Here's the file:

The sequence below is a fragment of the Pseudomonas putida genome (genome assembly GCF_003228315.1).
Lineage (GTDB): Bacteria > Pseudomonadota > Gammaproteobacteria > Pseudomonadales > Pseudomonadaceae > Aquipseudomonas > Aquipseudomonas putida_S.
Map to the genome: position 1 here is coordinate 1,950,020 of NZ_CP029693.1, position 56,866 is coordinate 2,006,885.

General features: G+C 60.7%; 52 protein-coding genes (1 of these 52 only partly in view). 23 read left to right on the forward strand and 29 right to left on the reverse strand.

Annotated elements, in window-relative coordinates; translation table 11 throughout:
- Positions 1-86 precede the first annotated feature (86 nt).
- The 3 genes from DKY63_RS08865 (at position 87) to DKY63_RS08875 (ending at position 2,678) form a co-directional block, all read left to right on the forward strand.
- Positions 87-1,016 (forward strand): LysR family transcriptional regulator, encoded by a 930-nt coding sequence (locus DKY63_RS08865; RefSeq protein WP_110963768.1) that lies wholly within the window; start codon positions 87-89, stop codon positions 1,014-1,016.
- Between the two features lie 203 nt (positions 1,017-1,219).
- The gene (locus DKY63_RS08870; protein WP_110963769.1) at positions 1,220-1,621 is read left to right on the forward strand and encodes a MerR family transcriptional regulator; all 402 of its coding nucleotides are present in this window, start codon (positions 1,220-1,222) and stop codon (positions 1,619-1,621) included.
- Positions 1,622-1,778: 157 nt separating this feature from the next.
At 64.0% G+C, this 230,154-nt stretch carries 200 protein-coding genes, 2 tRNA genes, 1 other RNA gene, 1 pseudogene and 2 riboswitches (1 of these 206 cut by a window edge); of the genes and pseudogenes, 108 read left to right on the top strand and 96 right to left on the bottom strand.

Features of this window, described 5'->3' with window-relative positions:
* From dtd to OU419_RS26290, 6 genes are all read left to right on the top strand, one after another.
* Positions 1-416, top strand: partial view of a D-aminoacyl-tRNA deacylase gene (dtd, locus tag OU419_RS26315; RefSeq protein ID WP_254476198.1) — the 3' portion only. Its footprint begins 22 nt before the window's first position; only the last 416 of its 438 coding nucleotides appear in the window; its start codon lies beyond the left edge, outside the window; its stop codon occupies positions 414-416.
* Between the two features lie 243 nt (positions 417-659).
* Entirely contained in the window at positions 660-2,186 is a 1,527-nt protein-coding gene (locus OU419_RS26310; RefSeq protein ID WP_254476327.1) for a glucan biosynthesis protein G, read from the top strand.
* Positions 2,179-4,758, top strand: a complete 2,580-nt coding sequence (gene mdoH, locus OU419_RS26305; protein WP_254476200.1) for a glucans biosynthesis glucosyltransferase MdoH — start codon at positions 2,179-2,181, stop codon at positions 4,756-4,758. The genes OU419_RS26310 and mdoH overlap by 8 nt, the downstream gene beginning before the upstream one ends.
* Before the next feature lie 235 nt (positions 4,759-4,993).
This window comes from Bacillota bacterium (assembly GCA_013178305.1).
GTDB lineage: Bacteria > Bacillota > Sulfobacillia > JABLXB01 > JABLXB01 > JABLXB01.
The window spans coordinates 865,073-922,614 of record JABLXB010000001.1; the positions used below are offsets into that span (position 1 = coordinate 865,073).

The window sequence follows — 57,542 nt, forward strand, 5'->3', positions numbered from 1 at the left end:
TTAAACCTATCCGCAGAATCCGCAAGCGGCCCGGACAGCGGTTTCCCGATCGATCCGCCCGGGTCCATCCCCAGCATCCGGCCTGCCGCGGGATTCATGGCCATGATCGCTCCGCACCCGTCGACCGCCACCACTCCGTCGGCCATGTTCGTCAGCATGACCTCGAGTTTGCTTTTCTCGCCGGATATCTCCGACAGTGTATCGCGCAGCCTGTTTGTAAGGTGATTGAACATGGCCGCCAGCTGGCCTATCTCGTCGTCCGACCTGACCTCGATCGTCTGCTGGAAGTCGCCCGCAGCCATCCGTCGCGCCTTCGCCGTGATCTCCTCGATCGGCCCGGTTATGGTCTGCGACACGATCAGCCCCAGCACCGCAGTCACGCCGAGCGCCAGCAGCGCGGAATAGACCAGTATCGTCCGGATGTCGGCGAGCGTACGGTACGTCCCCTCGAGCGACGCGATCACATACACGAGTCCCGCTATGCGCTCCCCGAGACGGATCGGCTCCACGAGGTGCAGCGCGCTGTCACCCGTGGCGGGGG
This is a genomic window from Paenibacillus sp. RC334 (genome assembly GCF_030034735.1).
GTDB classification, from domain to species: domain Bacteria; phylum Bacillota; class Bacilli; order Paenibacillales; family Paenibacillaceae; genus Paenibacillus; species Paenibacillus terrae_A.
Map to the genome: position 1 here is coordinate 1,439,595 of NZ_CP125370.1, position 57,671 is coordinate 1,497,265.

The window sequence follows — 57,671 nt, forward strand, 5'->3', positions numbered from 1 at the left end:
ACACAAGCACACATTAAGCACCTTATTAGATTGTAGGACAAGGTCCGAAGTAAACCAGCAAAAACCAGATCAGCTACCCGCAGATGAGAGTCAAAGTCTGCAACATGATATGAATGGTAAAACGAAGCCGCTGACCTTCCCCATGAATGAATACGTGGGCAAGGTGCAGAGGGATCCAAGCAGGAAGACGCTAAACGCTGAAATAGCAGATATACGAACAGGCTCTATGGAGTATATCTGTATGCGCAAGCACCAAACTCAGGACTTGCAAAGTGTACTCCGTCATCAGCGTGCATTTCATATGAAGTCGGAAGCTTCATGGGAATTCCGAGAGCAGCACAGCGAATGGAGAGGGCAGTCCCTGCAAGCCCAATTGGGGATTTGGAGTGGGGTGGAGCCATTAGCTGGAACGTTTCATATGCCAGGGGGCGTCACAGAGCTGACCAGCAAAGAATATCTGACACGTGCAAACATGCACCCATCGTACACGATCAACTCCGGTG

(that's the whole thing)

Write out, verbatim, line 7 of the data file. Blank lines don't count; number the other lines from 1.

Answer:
- The 3 genes from DKY63_RS08865 (at position 87) to DKY63_RS08875 (ending at position 2,678) form a co-directional block, all read left to right on the forward strand.